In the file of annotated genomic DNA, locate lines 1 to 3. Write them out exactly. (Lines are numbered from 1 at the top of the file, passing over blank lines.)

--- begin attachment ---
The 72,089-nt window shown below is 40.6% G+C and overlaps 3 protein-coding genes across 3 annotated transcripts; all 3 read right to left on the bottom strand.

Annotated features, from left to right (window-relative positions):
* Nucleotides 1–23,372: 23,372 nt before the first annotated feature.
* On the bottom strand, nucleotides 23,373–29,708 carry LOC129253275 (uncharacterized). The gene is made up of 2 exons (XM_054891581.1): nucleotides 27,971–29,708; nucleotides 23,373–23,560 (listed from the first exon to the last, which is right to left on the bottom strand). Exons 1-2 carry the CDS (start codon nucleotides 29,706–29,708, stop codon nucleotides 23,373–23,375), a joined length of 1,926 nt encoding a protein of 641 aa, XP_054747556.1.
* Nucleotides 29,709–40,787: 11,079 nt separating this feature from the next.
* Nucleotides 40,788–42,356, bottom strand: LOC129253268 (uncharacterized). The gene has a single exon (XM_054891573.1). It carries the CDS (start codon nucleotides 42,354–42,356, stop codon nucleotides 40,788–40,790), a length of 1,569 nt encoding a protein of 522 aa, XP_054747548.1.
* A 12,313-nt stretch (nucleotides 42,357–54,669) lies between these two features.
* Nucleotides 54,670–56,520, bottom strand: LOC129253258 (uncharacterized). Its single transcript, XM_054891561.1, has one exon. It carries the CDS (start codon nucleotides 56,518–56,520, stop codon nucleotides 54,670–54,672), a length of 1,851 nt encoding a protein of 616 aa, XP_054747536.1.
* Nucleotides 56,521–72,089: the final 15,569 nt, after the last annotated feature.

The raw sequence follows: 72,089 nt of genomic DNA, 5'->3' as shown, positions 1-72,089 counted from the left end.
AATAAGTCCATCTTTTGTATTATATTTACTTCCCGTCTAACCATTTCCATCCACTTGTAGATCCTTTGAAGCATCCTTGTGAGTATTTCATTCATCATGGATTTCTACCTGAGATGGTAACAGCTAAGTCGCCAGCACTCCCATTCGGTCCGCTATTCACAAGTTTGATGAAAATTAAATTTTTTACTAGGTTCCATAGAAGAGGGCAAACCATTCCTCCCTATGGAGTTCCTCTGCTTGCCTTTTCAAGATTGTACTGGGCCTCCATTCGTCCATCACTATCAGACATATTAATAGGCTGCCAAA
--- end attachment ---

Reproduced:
The 72,089-nt window shown below is 40.6% G+C and overlaps 3 protein-coding genes across 3 annotated transcripts; all 3 read right to left on the bottom strand.

Annotated features, from left to right (window-relative positions):
* Nucleotides 1–23,372: 23,372 nt before the first annotated feature.